Art History Paintings in American History

March 4th, 2021 by dayat No comments »

The history of the United States is a wild and crazy one. From the early fifteenth century onward people have been colonizing the continent of North America. People wanted to preserve the history that was being laid out before them. Some of them wrote books, and many others did great art history paintings to remember the past.

The subjects of many of the first paintings done were the colonists themselves. Before most Europeans even arrived, the Spanish had already begun settling Mexico, the southwest, and Florida. Many of the Spaniards had valiant portraits of themselves done, reflecting the conquistadors of their age.

The Spanish also painted many pictures of the natives in Mexico. Many paintings of the Mayans and Aztecs were done before the Spaniards started their conquest of Mexico. These paintings give us an idea about Aztec and Mayan life.

The French were the next to come into the Americas and they mainly started settling in the St. Lawrence River area of Canada. These people took up a lucrative fur trade with the native population. Pictures of trading posts and friendly relations with Indians were done frequently here.

When the British arrived in the Americas, there was not an influx of art like during the Spanish and French arrivals. The British were mainly concerned about setting up a dependent colony in the Americas. This was successfully done at Jamestown in the middle of the seventeenth century.

Painting did not start to pick up again in the Americas until the late eighteenth and early nineteenth centuries. Once again, the subjects of most of these paintings were the native peoples that gathered and hunted on the land. Many of these paintings sold for high prices.

When the Indian population of the Americas started to deteriorate, famous painter Catlin went to capture pictures of Indians untouched by civilization. He wanted to show people what was happening to civilized Indians. Catlin traveled up the Missouri River and painted over one thousand paintings.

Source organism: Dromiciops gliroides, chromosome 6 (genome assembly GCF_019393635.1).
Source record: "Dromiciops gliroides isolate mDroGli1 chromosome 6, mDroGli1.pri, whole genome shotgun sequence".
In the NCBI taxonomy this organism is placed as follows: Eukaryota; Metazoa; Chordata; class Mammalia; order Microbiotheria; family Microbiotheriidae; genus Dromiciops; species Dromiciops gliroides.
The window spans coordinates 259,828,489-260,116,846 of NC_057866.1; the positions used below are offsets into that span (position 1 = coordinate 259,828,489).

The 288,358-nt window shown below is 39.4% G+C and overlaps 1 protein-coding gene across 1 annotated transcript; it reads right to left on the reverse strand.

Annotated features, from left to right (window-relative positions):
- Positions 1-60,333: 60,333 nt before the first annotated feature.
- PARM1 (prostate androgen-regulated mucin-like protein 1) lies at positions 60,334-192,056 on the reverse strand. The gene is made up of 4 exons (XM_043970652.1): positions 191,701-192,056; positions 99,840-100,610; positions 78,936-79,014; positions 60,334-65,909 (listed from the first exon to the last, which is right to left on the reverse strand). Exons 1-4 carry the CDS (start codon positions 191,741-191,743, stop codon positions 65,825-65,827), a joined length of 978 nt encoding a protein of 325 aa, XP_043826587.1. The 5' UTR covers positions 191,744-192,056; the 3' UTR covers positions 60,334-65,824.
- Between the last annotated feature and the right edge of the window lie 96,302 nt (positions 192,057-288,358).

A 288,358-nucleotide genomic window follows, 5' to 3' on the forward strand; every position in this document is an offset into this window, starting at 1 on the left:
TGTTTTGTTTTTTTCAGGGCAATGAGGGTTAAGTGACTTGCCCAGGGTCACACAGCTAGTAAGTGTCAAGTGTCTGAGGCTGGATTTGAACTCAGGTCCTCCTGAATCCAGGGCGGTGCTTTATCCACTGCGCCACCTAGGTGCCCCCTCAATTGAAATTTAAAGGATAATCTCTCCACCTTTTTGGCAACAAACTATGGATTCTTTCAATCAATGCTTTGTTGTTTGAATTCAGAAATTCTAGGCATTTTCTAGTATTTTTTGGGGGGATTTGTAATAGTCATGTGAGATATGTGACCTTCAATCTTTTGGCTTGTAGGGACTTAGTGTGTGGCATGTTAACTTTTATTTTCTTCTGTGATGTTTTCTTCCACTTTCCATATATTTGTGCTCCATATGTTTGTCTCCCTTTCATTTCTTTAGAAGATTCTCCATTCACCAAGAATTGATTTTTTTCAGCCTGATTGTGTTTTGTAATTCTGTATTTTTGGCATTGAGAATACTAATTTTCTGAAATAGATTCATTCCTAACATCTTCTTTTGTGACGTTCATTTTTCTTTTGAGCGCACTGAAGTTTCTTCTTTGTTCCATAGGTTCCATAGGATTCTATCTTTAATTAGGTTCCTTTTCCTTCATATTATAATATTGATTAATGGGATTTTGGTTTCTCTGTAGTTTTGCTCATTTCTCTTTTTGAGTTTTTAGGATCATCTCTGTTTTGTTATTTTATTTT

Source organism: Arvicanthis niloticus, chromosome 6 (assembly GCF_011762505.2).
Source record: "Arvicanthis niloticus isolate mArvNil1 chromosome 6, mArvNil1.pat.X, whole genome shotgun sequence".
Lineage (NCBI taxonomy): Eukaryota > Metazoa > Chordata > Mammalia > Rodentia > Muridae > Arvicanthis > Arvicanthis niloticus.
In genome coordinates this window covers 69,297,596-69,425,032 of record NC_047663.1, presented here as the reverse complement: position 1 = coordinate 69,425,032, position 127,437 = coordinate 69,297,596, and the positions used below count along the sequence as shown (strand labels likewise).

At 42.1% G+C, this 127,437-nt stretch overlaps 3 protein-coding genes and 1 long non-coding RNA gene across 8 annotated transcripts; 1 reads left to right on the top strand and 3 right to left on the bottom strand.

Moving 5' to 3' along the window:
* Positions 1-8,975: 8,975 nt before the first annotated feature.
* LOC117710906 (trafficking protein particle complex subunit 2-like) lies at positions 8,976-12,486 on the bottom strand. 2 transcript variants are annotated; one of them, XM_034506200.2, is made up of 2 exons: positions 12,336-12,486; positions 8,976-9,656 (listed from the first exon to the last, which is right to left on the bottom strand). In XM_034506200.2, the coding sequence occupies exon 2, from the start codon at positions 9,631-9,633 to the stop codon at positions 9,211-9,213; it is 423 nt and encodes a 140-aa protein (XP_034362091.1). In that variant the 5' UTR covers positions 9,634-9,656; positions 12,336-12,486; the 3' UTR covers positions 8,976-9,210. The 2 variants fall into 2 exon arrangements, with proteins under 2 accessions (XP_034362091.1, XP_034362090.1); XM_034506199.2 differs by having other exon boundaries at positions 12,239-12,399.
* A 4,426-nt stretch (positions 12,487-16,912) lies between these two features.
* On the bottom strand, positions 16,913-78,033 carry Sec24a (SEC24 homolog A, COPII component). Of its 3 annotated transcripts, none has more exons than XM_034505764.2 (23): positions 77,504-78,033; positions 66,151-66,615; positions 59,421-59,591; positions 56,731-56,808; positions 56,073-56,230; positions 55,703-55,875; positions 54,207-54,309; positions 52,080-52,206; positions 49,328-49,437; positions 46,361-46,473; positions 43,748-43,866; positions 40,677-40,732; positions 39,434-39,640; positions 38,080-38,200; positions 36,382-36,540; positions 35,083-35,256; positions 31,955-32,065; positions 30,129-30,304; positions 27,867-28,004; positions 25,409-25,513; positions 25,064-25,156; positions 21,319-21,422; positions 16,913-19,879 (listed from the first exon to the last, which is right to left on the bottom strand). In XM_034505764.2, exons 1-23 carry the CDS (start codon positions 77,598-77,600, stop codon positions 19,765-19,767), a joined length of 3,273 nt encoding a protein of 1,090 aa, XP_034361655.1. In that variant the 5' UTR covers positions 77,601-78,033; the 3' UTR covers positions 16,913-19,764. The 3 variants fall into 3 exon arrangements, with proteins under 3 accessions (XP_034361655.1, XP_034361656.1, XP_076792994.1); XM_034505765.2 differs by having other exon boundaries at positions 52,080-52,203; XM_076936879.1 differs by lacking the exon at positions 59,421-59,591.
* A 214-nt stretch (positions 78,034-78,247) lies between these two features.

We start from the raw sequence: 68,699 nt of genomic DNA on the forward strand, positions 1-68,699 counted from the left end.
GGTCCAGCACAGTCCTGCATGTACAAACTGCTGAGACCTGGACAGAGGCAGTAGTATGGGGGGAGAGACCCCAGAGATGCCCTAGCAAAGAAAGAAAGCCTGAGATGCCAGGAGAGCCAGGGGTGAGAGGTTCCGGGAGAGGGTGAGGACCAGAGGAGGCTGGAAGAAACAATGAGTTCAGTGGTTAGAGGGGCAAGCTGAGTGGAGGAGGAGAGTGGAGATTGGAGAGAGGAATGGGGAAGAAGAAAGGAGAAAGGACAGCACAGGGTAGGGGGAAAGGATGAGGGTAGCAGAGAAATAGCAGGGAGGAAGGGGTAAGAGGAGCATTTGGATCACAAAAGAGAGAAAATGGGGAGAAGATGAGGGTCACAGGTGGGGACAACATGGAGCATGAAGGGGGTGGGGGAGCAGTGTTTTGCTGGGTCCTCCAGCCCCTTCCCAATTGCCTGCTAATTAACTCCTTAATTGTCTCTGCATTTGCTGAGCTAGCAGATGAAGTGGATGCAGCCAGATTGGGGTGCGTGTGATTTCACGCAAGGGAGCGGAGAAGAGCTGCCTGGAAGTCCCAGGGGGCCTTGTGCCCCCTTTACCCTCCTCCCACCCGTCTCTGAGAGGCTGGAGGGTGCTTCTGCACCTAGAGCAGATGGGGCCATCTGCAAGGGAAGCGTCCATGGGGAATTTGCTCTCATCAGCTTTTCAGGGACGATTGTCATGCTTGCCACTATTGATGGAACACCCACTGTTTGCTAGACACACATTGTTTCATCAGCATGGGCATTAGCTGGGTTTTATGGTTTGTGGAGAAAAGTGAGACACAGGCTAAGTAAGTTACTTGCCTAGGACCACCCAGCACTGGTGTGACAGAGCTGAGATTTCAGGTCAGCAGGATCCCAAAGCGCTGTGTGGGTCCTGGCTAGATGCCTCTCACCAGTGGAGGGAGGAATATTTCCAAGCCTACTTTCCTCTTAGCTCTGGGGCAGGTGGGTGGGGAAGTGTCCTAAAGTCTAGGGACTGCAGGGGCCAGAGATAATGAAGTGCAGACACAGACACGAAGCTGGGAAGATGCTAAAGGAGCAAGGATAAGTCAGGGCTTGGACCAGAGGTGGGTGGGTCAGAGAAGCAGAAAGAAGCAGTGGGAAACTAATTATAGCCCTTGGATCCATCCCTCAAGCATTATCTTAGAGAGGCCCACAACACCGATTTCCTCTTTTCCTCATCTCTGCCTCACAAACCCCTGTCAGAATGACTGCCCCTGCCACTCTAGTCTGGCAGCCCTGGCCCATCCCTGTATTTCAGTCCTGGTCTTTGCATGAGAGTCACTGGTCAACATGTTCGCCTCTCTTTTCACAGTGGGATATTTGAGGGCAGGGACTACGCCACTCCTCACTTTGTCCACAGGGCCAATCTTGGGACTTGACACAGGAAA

There are many criticisms to the paintings that Catlin did. Most of his critics were people that had been up the Missouri River. They claimed that nothing Catlin painted was even close to how it actually was. As a painter, Catlin painted what he wanted people to see. He would embellish scenes to make his paintings easier to sell.

Catlin tried to sell his enormous collection to the United States government. This goal was never achieved before he died. Catlin gave us paintings that offer a glimpse, however not a very accurate one, of the native populations before mass settling of the west started.

Many paintings of the era were focused on the new idea of Manifest Destiny, which is the idea that settlers

Robert J. Loescher – A Greater Art History Professor There Never Was!

February 4th, 2021 by dayat No comments »

Robert J. Loescher was the director for art history, theory and criticism at the School of the Art Institute of Chicago. He was the most stimulating and illuminating professor of Art History that I have ever known.

As a student at the School of the Art Institute of Chicago where I majored in Drawing & Painting I took a number of Art History courses under professor Loescher. His classes were always sought after and you had to get in line early in hopes to get in.

As a senior editor of the Encyclopedia Britannica it went without saying that you knew that you were dealing with a first rank scholar. However, what one never knows is how good is the professor at delivery and instruction? You can be the greatest authority on a topic but if you fumble around and grope over papers you are of little value to your students. This was certainly not the case with professor Loescher!

If there is one word that I could use to describe professor Loescher (and there are many) I would say that he was inspiring! He possessed the uncanny ability to take his vast knowledge and delivery it to you in such a way that it all made sense. Further, professor Loescher had a gift for keep his students spell-bound. He was always up beat and jovial, it was common for him to make witty side commentaries such at turning the Pantheon into a disco when teaching on that subject, or his famous “more is more” in his Baroque Art History classes.

In my last year at the school I was one credit short for graduation and he gladly made arrangements for me to take his East Asian Art course for 4 credits and in turn I did a special project for him and on the last day of class gave my presentation to the class, which was on Japanese Art. I had lived in Japan for two years and had much to offer the class with my drawings and slides. Being a man of vision professor Loescher grasped this when I approached him and was pleased to be of assistance in helping me and at the same time offer something more to his students. He always put the students first and for that I am grateful and will always remember him. Because of professor Robert J. Loescher I was able to graduate from the School of the Art Institute of Chicago!

Stephen F. Condren – Artist